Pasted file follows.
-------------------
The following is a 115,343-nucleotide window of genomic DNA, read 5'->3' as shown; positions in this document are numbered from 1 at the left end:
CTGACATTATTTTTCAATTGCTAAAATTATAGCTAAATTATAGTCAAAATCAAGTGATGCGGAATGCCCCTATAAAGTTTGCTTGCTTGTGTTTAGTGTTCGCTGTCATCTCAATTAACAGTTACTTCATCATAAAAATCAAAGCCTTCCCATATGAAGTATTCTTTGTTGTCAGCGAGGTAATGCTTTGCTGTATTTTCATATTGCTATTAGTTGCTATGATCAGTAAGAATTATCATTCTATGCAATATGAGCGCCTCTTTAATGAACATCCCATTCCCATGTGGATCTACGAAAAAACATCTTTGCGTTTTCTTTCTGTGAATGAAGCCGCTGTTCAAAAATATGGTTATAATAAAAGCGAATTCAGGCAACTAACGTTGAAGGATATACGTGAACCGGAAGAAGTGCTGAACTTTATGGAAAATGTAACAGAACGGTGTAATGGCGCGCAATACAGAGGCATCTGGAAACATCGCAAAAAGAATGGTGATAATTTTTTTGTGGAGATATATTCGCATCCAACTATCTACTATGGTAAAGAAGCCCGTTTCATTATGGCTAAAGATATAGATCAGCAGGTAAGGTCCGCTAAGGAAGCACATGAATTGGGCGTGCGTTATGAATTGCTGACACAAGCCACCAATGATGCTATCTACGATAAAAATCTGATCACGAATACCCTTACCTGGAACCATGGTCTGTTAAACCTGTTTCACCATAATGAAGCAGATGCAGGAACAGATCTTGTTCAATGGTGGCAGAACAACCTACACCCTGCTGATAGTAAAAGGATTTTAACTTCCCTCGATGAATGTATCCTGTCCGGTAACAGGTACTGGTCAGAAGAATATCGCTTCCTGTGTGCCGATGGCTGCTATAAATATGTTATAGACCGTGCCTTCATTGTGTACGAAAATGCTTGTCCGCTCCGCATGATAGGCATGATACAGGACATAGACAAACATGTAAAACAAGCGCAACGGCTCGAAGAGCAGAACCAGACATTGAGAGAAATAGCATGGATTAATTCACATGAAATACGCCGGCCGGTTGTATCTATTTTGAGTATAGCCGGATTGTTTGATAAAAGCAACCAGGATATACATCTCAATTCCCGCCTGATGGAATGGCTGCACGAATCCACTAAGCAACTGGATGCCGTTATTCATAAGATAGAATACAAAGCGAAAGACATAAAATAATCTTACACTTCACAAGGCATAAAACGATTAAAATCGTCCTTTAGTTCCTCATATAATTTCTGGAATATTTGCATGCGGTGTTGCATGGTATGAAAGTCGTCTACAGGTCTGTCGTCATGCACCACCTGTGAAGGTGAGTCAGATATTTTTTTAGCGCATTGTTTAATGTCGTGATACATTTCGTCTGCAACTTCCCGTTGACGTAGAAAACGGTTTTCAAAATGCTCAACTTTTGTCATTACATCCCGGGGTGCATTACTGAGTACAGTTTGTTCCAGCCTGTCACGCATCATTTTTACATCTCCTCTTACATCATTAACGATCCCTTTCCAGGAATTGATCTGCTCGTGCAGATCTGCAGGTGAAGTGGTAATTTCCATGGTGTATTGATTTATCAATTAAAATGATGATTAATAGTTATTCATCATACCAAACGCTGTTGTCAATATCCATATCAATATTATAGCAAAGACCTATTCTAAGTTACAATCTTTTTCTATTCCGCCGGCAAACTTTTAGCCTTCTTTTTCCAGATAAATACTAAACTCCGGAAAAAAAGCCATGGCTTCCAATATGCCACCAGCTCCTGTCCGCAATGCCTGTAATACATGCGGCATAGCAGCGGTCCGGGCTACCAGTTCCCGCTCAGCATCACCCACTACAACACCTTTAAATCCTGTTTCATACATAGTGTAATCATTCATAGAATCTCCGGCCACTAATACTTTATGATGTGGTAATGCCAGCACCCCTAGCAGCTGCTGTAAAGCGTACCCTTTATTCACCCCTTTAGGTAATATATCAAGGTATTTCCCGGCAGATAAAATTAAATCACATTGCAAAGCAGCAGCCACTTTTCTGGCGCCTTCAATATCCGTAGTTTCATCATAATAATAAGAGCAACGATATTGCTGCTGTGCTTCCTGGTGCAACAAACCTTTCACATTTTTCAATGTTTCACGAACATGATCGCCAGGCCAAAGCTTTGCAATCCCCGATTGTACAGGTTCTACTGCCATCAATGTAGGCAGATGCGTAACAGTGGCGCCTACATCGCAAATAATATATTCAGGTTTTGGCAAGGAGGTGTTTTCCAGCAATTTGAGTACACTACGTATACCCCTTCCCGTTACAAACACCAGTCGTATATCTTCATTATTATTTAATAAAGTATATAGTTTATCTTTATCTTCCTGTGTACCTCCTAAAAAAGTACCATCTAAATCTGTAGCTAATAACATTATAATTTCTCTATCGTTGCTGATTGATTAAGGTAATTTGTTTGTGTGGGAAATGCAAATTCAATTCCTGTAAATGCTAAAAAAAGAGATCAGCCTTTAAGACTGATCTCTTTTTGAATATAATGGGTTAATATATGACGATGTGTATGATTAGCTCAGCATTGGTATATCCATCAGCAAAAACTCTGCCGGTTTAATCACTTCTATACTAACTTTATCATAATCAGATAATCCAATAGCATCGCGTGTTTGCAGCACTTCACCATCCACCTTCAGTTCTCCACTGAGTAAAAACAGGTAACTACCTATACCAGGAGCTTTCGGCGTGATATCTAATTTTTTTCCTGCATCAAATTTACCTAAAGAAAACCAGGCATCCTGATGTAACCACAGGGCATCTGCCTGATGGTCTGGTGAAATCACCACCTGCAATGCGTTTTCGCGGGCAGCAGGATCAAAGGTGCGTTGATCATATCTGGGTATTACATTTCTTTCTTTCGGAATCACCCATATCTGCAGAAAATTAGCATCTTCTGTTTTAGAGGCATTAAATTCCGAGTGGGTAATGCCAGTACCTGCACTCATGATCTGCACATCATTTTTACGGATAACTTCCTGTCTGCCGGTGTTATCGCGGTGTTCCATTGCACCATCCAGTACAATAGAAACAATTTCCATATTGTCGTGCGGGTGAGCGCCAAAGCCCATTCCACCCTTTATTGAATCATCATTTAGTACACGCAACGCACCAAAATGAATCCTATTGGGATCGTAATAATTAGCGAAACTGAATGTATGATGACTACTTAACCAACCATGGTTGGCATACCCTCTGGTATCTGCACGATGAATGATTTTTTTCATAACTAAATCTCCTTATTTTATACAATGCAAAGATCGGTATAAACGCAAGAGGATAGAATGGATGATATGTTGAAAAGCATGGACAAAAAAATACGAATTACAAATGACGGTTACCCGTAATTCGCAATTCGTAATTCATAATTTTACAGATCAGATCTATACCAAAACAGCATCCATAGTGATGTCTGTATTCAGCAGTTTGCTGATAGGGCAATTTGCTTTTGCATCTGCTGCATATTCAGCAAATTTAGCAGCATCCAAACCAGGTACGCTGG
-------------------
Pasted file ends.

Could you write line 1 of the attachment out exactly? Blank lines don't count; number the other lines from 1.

The following is a 115,343-nucleotide window of genomic DNA, read 5'->3' as shown; positions in this document are numbered from 1 at the left end: